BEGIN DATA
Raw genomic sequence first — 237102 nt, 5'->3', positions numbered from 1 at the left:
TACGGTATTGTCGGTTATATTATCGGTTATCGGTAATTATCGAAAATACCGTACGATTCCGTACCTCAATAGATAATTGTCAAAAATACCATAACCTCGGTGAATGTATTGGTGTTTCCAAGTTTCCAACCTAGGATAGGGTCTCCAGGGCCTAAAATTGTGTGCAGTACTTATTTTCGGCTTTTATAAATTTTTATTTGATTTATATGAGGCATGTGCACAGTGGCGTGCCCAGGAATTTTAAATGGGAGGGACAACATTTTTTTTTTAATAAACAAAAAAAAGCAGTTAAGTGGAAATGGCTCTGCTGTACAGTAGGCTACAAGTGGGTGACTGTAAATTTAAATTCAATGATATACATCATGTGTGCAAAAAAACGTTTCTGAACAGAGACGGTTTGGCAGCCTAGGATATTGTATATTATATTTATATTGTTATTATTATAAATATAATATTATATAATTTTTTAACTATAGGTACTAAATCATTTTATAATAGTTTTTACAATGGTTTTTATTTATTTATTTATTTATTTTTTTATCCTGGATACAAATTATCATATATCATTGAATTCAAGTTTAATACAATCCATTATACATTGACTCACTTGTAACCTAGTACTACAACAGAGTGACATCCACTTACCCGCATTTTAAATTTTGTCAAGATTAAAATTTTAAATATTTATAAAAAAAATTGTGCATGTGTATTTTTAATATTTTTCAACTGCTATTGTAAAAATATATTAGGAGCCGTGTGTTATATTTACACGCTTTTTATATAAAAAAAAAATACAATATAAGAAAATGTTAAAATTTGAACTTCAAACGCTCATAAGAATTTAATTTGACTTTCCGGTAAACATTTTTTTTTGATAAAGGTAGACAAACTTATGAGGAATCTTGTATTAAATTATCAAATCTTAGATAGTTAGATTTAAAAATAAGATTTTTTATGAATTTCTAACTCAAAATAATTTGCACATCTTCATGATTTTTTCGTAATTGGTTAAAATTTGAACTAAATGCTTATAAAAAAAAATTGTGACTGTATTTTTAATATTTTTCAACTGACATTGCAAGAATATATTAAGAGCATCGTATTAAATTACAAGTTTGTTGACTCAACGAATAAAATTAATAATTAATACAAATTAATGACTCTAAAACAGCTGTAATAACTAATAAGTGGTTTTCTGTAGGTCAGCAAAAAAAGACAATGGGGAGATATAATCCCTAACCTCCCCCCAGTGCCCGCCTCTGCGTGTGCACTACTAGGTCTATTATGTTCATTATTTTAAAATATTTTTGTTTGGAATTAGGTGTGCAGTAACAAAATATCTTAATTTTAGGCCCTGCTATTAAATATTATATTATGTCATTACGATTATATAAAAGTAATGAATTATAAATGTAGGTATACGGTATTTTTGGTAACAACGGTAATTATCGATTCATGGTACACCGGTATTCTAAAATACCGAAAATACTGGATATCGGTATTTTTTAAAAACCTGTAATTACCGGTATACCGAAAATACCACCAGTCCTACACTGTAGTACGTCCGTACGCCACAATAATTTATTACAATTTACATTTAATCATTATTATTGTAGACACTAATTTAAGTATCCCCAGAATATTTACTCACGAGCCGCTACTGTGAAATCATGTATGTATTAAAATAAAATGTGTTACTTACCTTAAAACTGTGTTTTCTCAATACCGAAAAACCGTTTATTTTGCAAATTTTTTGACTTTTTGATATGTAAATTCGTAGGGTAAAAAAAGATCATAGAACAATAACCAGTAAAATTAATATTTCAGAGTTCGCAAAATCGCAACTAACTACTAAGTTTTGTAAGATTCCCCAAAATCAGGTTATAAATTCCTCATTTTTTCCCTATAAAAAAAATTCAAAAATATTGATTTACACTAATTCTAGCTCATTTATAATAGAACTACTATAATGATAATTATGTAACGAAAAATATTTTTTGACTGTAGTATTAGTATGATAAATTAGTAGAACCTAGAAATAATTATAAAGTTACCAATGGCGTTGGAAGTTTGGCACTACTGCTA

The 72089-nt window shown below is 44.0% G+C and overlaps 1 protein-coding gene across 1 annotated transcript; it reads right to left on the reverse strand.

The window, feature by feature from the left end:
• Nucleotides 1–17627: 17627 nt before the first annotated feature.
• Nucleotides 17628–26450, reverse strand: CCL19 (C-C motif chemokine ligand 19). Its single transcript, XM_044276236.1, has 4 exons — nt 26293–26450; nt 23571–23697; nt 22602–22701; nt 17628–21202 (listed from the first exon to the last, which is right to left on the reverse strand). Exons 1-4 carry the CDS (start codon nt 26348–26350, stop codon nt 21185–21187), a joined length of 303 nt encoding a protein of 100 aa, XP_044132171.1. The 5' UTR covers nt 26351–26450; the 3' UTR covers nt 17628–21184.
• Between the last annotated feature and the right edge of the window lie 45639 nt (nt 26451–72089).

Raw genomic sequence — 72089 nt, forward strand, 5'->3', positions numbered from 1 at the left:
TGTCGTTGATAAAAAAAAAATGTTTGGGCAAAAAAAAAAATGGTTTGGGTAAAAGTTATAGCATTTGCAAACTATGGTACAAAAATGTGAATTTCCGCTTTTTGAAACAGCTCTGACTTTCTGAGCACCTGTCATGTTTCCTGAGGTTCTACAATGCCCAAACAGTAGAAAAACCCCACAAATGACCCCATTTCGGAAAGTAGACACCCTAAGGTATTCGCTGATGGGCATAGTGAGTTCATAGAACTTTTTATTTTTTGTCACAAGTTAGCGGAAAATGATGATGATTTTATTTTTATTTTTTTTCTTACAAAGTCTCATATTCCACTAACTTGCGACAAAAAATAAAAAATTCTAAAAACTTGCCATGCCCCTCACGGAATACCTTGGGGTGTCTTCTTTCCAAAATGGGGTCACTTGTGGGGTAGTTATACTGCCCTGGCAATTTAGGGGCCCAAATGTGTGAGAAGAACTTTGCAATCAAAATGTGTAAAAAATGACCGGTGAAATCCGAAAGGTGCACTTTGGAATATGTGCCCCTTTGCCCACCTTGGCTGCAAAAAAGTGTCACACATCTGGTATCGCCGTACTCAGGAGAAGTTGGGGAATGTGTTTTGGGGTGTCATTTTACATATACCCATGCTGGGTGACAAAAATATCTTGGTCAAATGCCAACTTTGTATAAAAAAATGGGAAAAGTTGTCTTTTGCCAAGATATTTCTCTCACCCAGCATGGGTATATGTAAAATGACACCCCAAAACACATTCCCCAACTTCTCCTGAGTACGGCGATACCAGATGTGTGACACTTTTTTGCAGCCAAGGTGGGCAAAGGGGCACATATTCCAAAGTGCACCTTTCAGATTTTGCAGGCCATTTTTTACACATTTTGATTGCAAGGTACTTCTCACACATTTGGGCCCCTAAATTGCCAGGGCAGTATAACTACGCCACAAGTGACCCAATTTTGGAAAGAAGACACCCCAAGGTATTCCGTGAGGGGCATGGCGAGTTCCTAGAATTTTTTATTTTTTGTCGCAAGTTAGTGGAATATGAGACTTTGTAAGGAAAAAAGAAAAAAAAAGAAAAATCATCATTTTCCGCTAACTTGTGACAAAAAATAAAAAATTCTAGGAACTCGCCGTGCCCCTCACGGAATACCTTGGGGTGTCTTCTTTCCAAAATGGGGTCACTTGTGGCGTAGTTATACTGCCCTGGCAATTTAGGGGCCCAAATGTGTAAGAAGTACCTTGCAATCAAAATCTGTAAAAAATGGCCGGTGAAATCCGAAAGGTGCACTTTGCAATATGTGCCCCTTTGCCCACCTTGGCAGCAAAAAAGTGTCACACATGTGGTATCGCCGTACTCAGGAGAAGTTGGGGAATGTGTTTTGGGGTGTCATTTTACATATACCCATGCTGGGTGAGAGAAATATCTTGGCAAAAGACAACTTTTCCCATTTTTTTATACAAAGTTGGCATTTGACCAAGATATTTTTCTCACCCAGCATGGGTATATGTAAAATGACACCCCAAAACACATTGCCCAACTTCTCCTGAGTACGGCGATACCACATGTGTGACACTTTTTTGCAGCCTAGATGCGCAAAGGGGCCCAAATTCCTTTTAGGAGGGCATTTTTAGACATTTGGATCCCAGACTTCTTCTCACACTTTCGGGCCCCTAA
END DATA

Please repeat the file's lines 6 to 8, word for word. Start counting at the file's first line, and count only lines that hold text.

• Nucleotides 17628–26450, reverse strand: CCL19 (C-C motif chemokine ligand 19). Its single transcript, XM_044276236.1, has 4 exons — nt 26293–26450; nt 23571–23697; nt 22602–22701; nt 17628–21202 (listed from the first exon to the last, which is right to left on the reverse strand). Exons 1-4 carry the CDS (start codon nt 26348–26350, stop codon nt 21185–21187), a joined length of 303 nt encoding a protein of 100 aa, XP_044132171.1. The 5' UTR covers nt 26351–26450; the 3' UTR covers nt 17628–21184.
• Between the last annotated feature and the right edge of the window lie 45639 nt (nt 26451–72089).

Raw genomic sequence — 72089 nt, forward strand, 5'->3', positions numbered from 1 at the left: